Previous work showed that closed quantum systems equilibrate under very general conditions, but gave no estimates for the timescales of such process. During my PhD we found that, without further restrictions, there always exist observables that equilibrate in extremely long times (longer than the age of the universe even for quite small systems!) [PRE 2014].
This provided an important lesson: it is essential to restrict to physically meaningful observables in order to prove reasonably fast equilibration.
We also achieved significant advances in this direction: we found conditions on the observable, initial state, and Hamiltonian trio which ensure improved upper bounds on the equilibration time scales [PRX 2017]. These bounds are tight, and significantly simpler to calculate than solving the exact dynamics of the system.
A sequence of past outcomes from measurements performed on a quantum system can be used to learn about its evolution. Perhaps unsurprisingly, this measurement output is fully characterized by the state of the system: the best tool we have to predict results of measurements in quantum theory.
However, if one incorporates both anterior and posterior outcomes one can construct smoothed estimates of a measured observable that characterize the measurement output at a given time better than any quantity derived from full knowledge of the instantaneous state of the system [our paper on this was chosen as an Editors’ Suggestion on PRA].
This shifts the status of the quantum state of a system: while it remains the best tool to predict, it is not the most appropriate tool to describe past dynamics.
In general, quantum states cannot be interpreted as classical probability distributions. In particular, given a coherent superposition of two states, one cannot think of the system as being in either of those states, with a certain probability for each. In unitary quantum mechanics these superposition states always remain as such, a fact that is at the root of the difficulty in defining the occurrence of quantum events.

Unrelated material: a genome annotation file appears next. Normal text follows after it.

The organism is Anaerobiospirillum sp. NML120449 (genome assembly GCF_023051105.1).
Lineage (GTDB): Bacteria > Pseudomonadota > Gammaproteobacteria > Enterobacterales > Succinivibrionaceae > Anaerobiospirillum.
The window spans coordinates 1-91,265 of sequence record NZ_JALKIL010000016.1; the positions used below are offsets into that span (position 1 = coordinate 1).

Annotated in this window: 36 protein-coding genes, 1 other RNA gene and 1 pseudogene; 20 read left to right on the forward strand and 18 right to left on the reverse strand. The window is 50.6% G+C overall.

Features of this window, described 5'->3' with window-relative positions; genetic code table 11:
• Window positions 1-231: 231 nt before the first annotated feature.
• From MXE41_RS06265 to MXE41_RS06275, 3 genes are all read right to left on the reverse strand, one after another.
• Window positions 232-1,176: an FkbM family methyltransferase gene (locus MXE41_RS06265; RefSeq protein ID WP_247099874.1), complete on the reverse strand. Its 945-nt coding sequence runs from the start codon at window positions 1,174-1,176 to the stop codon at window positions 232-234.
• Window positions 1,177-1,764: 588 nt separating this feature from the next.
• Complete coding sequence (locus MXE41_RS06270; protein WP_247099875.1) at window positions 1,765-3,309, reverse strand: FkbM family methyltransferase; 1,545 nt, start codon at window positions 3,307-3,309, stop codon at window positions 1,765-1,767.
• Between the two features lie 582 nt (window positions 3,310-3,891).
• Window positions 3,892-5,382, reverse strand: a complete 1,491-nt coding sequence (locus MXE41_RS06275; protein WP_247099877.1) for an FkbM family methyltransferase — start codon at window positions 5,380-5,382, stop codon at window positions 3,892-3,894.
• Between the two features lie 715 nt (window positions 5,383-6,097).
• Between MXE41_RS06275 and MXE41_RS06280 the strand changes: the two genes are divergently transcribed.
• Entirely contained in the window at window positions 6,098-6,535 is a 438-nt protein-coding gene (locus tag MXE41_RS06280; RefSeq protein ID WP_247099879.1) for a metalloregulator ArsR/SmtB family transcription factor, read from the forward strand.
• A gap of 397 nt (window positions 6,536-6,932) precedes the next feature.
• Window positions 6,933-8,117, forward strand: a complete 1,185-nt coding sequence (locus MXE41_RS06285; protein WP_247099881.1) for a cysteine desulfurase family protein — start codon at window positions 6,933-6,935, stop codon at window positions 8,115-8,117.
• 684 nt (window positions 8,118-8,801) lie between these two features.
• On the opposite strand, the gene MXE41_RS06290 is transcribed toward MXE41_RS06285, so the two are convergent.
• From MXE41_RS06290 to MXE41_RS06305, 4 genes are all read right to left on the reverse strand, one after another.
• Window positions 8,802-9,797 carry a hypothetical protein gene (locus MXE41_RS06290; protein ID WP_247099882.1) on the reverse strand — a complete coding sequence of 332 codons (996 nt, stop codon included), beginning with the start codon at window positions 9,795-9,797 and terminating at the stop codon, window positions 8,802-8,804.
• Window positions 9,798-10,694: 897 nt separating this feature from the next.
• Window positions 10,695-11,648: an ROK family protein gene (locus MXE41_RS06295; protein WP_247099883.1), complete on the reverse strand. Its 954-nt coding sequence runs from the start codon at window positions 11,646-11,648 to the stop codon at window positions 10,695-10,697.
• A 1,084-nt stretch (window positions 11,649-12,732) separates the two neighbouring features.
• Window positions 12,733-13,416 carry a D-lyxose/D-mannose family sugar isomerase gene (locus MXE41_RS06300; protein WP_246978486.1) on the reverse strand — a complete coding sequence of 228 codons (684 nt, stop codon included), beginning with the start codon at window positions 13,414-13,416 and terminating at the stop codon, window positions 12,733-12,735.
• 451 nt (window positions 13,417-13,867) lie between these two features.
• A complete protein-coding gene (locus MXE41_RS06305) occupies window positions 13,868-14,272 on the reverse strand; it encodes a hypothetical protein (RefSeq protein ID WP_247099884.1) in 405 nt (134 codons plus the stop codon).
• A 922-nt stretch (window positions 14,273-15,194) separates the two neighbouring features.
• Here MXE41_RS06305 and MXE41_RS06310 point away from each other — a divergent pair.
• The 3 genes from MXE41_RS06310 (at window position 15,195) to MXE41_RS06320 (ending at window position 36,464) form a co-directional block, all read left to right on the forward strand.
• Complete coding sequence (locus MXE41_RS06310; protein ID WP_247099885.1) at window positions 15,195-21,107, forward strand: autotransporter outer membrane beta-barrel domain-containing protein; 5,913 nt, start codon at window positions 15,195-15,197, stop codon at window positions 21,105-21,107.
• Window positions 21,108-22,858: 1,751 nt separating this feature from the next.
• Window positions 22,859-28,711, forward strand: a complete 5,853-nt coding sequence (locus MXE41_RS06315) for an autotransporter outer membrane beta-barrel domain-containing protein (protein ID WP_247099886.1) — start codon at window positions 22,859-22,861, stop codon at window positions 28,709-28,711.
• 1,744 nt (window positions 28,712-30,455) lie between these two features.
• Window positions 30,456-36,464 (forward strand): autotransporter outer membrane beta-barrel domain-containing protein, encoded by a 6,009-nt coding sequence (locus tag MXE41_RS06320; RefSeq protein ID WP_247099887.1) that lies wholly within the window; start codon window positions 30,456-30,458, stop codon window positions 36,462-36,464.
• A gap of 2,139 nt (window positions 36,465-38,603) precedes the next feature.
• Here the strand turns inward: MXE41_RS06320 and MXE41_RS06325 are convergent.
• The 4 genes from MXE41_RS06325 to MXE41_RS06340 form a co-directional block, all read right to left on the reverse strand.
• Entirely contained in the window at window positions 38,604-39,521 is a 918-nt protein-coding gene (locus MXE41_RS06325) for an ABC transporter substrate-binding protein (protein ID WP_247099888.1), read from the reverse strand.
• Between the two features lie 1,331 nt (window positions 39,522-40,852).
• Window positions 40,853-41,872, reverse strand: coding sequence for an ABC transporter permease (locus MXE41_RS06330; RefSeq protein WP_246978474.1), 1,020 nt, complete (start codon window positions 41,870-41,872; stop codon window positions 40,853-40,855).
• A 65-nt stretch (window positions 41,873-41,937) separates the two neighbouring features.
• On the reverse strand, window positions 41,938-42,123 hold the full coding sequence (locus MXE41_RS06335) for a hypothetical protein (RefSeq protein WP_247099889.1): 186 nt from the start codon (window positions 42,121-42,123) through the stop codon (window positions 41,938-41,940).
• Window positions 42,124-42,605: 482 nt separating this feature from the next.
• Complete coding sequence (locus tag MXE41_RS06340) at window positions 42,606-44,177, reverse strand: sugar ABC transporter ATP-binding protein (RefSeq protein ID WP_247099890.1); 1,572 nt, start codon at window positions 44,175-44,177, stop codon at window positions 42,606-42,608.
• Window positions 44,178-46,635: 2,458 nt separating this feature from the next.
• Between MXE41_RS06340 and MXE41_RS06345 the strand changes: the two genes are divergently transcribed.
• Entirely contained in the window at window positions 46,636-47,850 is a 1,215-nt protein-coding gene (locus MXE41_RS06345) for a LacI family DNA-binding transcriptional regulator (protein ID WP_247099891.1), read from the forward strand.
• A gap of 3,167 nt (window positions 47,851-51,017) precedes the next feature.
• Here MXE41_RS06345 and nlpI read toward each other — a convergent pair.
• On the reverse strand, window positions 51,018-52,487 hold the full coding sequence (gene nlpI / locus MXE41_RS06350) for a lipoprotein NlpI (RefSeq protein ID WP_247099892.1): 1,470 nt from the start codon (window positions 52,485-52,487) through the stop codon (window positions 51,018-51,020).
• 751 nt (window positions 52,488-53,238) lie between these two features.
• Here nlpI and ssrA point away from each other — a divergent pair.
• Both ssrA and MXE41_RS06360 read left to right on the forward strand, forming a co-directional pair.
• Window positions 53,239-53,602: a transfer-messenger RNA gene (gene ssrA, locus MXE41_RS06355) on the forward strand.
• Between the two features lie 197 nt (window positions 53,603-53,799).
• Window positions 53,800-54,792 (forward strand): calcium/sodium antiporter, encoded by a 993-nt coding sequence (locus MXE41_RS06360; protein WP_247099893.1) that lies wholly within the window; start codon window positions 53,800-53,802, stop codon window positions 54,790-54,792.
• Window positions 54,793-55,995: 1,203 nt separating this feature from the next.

However, people have pointed out that it is only with access to an ideal clock that one would be able to perceive the underlying unitary evolution of a quantum system in an experiment. A combination of quantum mechanical and general relativity arguments indicate that such perfect clocks are unlikely to exist.
We showed that if fundamental time uncertainties exist, then situations naturally arise in which no measurement allows to verify that a system is in a quantum superposition. That is, from the point of view of physically observable predictions, in such situations the system behaves exactly as if it were in a classically interpretable state. We built on this idea to develop the Montevideo Interpretation of Quantum Mechanics, a realist view of how events and measurements happen in a quantum world.